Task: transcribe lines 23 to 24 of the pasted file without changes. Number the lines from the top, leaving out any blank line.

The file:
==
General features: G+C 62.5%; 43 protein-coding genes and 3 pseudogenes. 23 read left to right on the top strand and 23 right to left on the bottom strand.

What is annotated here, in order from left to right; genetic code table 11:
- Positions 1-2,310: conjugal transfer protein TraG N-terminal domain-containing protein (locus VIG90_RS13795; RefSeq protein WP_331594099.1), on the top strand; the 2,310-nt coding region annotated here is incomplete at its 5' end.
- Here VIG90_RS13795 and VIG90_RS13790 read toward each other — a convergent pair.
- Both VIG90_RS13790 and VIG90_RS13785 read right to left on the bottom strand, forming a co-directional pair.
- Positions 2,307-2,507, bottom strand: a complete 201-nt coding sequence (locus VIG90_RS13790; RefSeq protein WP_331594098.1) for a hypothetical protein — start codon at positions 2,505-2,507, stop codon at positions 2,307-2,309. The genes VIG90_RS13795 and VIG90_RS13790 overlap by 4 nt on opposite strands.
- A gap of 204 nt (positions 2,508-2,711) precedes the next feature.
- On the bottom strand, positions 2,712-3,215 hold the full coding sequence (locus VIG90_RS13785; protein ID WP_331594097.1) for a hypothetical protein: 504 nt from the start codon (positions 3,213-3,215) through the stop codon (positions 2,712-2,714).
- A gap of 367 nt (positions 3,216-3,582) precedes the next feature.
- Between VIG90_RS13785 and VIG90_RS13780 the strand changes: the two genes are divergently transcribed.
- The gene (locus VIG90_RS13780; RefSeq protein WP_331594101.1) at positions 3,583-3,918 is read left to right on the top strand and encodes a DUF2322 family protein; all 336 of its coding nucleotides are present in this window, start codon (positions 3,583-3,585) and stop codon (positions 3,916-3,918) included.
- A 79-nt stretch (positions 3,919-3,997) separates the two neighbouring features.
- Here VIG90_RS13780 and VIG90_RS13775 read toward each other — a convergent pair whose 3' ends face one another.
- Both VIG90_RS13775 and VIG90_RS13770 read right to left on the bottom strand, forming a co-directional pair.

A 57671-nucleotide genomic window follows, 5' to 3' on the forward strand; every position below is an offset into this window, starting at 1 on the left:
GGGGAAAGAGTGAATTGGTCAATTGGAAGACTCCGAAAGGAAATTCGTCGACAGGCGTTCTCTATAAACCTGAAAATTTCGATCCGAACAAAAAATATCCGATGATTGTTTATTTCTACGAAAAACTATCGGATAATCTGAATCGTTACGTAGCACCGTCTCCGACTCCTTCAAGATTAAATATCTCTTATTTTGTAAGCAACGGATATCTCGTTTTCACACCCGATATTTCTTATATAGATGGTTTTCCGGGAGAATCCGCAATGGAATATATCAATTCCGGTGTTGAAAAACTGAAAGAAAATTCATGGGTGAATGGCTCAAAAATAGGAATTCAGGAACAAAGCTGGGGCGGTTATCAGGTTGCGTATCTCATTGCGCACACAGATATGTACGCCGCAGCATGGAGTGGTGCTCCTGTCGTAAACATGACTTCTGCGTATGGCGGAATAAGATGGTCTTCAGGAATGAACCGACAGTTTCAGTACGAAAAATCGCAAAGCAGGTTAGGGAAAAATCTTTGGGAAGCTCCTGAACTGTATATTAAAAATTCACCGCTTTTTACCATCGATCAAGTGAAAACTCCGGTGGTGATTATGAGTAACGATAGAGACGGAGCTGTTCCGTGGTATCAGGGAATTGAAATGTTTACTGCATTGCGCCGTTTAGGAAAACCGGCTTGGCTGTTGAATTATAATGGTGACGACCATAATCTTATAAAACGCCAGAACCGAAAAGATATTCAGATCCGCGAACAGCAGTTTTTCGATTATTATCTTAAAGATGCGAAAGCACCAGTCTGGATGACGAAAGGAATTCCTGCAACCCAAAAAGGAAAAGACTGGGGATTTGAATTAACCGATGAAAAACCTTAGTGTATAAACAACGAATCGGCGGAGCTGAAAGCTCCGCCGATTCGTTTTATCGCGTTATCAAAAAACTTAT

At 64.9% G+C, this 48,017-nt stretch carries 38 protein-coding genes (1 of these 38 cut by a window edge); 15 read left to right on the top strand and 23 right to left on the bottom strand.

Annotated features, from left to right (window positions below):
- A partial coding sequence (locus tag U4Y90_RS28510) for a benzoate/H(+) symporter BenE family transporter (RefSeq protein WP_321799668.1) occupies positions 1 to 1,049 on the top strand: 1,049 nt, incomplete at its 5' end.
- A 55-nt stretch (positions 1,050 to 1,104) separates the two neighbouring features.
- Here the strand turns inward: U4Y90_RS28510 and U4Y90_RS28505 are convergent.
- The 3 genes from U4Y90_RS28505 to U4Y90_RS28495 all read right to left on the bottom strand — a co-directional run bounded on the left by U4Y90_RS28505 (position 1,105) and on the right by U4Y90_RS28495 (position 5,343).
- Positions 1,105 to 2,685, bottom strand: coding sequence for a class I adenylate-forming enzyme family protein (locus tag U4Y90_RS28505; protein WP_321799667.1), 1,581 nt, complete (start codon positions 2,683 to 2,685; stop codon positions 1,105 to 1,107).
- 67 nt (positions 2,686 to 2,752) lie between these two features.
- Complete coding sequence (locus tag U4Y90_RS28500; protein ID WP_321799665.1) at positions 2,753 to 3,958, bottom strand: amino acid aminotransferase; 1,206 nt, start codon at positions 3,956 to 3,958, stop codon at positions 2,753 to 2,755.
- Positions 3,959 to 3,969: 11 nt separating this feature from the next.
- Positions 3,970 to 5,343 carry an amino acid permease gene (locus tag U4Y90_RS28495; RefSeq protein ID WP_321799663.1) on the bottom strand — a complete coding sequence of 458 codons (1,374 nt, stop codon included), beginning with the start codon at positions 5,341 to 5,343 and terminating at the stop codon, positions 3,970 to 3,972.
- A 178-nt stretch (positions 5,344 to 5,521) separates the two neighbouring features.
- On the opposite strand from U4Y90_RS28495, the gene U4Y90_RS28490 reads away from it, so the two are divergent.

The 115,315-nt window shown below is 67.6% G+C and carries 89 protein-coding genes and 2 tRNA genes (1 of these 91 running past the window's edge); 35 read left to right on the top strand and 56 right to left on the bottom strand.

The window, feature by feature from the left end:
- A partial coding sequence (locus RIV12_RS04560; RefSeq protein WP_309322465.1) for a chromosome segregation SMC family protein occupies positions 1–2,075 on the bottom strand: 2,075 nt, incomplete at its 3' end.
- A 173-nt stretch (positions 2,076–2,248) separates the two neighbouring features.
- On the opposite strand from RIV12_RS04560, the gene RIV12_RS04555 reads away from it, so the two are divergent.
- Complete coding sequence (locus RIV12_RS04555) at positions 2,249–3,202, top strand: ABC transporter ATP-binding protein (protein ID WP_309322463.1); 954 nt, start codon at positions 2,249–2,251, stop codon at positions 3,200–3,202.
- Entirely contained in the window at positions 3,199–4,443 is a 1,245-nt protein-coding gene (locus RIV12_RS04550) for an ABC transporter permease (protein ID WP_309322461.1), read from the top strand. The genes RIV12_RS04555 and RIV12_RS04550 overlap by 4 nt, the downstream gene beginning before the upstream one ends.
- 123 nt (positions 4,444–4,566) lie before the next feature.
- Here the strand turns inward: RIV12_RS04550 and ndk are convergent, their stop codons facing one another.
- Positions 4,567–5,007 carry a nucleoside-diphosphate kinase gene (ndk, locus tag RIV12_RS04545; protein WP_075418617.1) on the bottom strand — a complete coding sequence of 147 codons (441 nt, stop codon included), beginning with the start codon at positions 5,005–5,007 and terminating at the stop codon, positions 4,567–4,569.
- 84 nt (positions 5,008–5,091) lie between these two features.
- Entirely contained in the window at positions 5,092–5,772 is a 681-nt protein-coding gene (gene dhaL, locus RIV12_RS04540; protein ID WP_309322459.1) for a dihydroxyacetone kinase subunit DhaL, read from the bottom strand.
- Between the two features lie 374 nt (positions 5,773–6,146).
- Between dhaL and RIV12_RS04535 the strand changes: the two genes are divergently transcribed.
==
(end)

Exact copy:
- Positions 1,105 to 2,685, bottom strand: coding sequence for a class I adenylate-forming enzyme family protein (locus tag U4Y90_RS28505; protein WP_321799667.1), 1,581 nt, complete (start codon positions 2,683 to 2,685; stop codon positions 1,105 to 1,107).
- 67 nt (positions 2,686 to 2,752) lie between these two features.